In terms of new investments, we are navigating the environment with patience and dialing up on quality. As a US dollar investor, the world does look a lot cheaper. In most markets, keeping India aside, investors are now trading at a discount to the ten-year averages of the long-term market. We want to dial up on the quality, and quality is always expensive. It won’t be cheap, but it’s cheaper than it used to be 12 months back.

That’s where being a builder comes in, because whatever you are buying will be relatively expensive in somebody’s eyes unless you have a differentiated point of view on what you build, not what you’re buying. In our investment committee approval meeting , we have that value creation plan—what we call the business building plan—up front. Many years back, those plans would come into place six months after the investment or even a year after. Now, they come six months before the investment. As soon as an investment closes, you hit the ground running.

McKinsey: As someone who works closely with family businesses and entrepreneurs in India, what advice would you have for families seeking to partner with private equity firms and build high-performing organizations?

Amit Dixit: We have, over the last 15 years, partnered with many family-owned businesses. It’s important to have the business governance ready. Good governance is good business. What do I mean by that? Have a well-reputed accounting firm do your audits, have a diversified board, have the right people, have proper financial controls in place, and put an ERP [enterprise resource planning] system in place. For any kind of activity you want to do—whether it’s an IPO or private equity—it’s just good governance. Even growing your own business is very hard to do if you don’t have this basic infrastructure in place.

Second, what has contributed to Blackstone’s success is what is going to contribute, and is contributing, to the success of family-owned businesses: attract, retain, and incentivize best-in-class management. I cannot emphasize how much of a difference a great manager versus a good manager can make. It’s a very big point, but for great managers to succeed, you have to give them the operating freedom, the empowerment, and the ability to execute, and you do not second-guess on the strategy. That requires a certain amount of framework alignment, and I think the onus is on family businesses to make it work.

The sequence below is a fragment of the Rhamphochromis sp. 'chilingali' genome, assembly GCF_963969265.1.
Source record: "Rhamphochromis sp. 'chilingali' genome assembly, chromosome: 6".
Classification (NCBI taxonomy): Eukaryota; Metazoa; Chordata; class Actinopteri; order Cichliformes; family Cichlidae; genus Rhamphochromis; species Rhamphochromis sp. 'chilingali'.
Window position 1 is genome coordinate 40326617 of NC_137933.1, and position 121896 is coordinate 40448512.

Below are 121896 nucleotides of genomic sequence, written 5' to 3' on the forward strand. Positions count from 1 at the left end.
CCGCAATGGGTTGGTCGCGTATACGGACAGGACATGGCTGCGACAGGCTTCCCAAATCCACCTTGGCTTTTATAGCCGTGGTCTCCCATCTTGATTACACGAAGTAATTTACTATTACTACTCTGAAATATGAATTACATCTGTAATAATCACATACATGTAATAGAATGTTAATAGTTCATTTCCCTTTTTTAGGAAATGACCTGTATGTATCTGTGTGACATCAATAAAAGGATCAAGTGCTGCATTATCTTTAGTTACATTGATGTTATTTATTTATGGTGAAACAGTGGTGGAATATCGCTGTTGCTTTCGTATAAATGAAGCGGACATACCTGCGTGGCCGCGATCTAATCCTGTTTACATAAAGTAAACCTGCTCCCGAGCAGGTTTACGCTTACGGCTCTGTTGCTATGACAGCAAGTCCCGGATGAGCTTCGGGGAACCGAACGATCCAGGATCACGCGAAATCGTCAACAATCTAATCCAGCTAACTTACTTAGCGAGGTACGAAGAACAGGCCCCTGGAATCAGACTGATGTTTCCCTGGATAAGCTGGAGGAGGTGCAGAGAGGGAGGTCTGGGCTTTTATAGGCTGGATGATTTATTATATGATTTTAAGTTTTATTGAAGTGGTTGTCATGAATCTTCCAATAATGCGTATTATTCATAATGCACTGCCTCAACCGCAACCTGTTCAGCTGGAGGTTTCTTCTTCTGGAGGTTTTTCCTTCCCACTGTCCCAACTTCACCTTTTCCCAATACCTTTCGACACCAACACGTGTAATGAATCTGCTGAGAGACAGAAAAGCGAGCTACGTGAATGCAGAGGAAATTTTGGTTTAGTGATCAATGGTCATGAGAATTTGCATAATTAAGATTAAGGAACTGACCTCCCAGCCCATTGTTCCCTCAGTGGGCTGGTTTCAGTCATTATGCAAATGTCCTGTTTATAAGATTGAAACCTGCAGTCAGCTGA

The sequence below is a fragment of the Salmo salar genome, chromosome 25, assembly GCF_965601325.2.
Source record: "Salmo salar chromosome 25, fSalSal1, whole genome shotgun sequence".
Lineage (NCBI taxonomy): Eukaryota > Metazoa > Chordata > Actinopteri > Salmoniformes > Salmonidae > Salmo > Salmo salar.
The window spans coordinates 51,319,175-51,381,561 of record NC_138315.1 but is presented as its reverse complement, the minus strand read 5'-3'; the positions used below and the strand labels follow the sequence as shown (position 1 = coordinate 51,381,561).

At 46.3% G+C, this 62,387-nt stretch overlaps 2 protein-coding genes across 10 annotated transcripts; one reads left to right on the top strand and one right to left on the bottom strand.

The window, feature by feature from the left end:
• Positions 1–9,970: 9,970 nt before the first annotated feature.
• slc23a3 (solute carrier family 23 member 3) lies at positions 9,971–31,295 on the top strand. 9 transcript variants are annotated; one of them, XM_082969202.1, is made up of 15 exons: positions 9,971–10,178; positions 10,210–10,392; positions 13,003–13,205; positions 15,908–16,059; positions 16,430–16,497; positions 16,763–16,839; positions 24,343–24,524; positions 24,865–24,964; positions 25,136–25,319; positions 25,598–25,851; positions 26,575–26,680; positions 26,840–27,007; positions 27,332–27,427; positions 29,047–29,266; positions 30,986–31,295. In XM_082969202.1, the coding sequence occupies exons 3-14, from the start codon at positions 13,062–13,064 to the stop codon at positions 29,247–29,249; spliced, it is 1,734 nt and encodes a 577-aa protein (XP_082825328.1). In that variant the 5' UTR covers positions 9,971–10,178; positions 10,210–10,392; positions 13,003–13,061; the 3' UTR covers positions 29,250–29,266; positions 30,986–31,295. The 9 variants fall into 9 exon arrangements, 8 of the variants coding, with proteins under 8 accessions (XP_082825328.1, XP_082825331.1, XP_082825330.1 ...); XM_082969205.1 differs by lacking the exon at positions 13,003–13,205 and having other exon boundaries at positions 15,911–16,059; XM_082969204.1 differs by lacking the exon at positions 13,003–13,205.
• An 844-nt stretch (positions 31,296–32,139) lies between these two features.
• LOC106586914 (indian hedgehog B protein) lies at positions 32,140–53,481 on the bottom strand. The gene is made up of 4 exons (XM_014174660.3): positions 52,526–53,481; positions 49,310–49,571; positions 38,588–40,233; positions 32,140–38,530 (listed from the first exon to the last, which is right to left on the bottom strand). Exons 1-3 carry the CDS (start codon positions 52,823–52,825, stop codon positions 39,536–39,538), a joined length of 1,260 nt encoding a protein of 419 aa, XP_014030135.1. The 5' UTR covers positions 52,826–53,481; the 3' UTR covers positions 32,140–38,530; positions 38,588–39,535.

The third thing, I would say, is to focus. India is growing and has become very competitive and very organized. There are multiple competitors in each space. You have to put in your 150 percent no matter where you are. Otherwise, you cannot even have a shot at winning. Pick your spots, pick your focus, and don’t have that diversified sort of approach. Yes, you will have to make sharp choices. It’s not easy.

McKinsey: Looking ahead, where do you see the greatest investment opportunities in India over the next five to ten years?

Amit Dixit: From the Indian perspective, broadly, there can be two buckets: domestic and exports. In the domestic area, the digital consumer is a long-term theme. I’m purposefully using the term “digital consumer” and not “consumer” because I think the trend of consumption is becoming digital, whether it’s consumption in healthcare or consumption in retail moving to digital channels. Another big theme is the aging population and the impact on life sciences and healthcare. And the growth of financial services in India as GDP grows is expected to drive Indian savings away from real estate, gold, or other physical assets into financial assets. So, financial services is another multidecade trend.

In the exports area—opportunities where India has a global competitive advantage—exporting software services is a classic. It’s an almost $200 billion export industry for India. It is a big sector for Blackstone itself, both in private equity and real estate or real-estate tenants. We have also had very strong success now with manufacturing, where the opportunity—what we call the make-in-India opportunity— is much bigger than what we have tapped. India can be a manufacturer of a lot more goods, including pharmaceuticals and chemicals.

These are some of the themes I would focus on, both domestically and from an export standpoint, for a ten-year point of view.